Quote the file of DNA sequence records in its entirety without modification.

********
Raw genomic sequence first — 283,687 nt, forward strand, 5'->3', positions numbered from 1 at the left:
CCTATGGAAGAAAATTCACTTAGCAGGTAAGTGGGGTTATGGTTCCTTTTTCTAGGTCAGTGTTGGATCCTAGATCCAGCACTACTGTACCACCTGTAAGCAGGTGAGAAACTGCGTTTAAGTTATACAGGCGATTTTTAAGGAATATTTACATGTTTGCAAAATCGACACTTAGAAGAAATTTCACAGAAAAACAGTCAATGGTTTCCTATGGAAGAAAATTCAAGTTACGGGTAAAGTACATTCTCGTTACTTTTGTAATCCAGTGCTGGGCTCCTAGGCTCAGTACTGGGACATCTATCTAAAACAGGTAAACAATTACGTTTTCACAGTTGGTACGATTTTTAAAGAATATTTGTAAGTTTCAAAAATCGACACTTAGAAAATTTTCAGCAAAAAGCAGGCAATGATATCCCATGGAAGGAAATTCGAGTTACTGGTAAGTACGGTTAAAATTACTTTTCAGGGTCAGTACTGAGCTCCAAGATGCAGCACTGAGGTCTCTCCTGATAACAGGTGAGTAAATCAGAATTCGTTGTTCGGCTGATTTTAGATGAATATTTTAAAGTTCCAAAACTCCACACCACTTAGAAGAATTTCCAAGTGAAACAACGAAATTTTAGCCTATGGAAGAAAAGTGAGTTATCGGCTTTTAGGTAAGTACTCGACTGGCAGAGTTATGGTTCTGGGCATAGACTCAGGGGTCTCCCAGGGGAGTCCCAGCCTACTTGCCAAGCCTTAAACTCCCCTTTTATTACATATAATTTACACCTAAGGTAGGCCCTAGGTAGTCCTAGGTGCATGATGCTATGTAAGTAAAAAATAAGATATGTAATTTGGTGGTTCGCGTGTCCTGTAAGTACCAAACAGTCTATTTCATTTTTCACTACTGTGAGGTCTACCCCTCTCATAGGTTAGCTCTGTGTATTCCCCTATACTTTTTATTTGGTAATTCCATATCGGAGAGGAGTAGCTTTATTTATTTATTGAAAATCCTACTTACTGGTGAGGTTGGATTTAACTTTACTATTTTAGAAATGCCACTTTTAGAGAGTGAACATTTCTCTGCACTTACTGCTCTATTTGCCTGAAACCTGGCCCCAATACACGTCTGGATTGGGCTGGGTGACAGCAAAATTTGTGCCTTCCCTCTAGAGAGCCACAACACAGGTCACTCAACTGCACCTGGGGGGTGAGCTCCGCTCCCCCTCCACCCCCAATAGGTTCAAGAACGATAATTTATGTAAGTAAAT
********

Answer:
Raw genomic sequence first — 283,687 nt, forward strand, 5'->3', positions numbered from 1 at the left:
CCTATGGAAGAAAATTCACTTAGCAGGTAAGTGGGGTTATGGTTCCTTTTTCTAGGTCAGTGTTGGATCCTAGATCCAGCACTACTGTACCACCTGTAAGCAGGTGAGAAACTGCGTTTAAGTTATACAGGCGATTTTTAAGGAATATTTACATGTTTGCAAAATCGACACTTAGAAGAAATTTCACAGAAAAACAGTCAATGGTTTCCTATGGAAGAAAATTCAAGTTACGGGTAAAGTACATTCTCGTTACTTTTGTAATCCAGTGCTGGGCTCCTAGGCTCAGTACTGGGACATCTATCTAAAACAGGTAAACAATTACGTTTTCACAGTTGGTACGATTTTTAAAGAATATTTGTAAGTTTCAAAAATCGACACTTAGAAAATTTTCAGCAAAAAGCAGGCAATGATATCCCATGGAAGGAAATTCGAGTTACTGGTAAGTACGGTTAAAATTACTTTTCAGGGTCAGTACTGAGCTCCAAGATGCAGCACTGAGGTCTCTCCTGATAACAGGTGAGTAAATCAGAATTCGTTGTTCGGCTGATTTTAGATGAATATTTTAAAGTTCCAAAACTCCACACCACTTAGAAGAATTTCCAAGTGAAACAACGAAATTTTAGCCTATGGAAGAAAAGTGAGTTATCGGCTTTTAGGTAAGTACTCGACTGGCAGAGTTATGGTTCTGGGCATAGACTCAGGGGTCTCCCAGGGGAGTCCCAGCCTACTTGCCAAGCCTTAAACTCCCCTTTTATTACATATAATTTACACCTAAGGTAGGCCCTAGGTAGTCCTAGGTGCATGATGCTATGTAAGTAAAAAATAAGATATGTAATTTGGTGGTTCGCGTGTCCTGTAAGTACCAAACAGTCTATTTCATTTTTCACTACTGTGAGGTCTACCCCTCTCATAGGTTAGCTCTGTGTATTCCCCTATACTTTTTATTTGGTAATTCCATATCGGAGAGGAGTAGCTTTATTTATTTATTGAAAATCCTACTTACTGGTGAGGTTGGATTTAACTTTACTATTTTAGAAATGCCACTTTTAGAGAGTGAACATTTCTCTGCACTTACTGCTCTATTTGCCTGAAACCTGGCCCCAATACACGTCTGGATTGGGCTGGGTGACAGCAAAATTTGTGCCTTCCCTCTAGAGAGCCACAACACAGGTCACTCAACTGCACCTGGGGGGTGAGCTCCGCTCCCCCTCCACCCCCAATAGGTTCAAGAACGATAATTTATGTAAGTAAAT